CUTS IN MEDIA-December 2006
Improving Child Health
Promote effective consumer redress mechanism
Tobacco Control Drive begins
panel turf war delaying Competition Policy road map
'Proposed VAT retrogressive'
Suspended WTO talks likely to bring fresh trouble
December 28, 2006, Rajasthan Patrika
December 25, 2006, The Post
The African Union Commission should look at promoting an effective and decentralized consumer redress mechanism at regional economic community Consumer Unity And Trust Society coordinator Sajeev Nair has said.
Nair said individual countries should also make necessary amendments to the existing legislation to deal with new types of abuses and also expand the scope and coverage of the consumer Act.
“Globalisation has brought in several opportunities for the consumers and new challenges for government and consumer protection agencies, Countries should there fore make amendments to the acts to protect the consumers abuse from within and across the border” said Nair at a business meeting in South Africa (SA) last week organised by Au Commission and SA’s department of Trade and Industry “As a consumer advocacy organisation, we wish to call upon the AU Commission to take the lead in not only a comprehensive piece of model consumer protection legislation at continental level but also to promote and en effective and decentralized consumer redress mechanism at regional economic community and national level”.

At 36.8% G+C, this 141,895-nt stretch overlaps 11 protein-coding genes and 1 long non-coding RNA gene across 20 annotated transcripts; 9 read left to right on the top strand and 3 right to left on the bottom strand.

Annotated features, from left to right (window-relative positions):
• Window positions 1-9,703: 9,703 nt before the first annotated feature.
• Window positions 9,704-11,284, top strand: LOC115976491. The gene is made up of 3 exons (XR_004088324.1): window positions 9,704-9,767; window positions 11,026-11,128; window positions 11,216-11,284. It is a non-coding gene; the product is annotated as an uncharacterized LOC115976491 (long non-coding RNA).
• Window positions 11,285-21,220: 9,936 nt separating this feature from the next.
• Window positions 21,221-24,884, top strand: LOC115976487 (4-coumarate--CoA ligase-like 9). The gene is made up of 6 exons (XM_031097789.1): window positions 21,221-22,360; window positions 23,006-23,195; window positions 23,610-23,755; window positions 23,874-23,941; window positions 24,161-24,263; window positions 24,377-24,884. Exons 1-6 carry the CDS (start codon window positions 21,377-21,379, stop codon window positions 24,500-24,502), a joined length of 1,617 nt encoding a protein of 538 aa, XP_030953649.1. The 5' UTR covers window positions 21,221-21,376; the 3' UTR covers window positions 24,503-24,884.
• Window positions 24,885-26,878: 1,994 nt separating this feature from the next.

Zambia has had its competition and fair trading Act amended this year awaiting approval.The amended Act now seeks to encompass numerous consumer protection issues, as will as the compensation of the affected customers.Nair also indicated that the protection of consumer rights was a necessary condition to ensure democracy in the market place.
However, he noted “consumer rights are not even defined in many countries of the world. In a democratic society if is also ensured by the state that the rights of minorities and disadvantaged people are not suppressed by the wishes of the majority.Nair said market democracy also required the stat to ensure protection of poor and disadvantaged consumers,“As per the liberal economic order of the day, the market can produce an option outcome when there is ‘democracy in the market’ In a democratic society it’s the people or citizens who are supreme forces.” said Nair
December 22, 2006, The Hindu
For educating children on the enforcement of Section 6 of tobacco control law.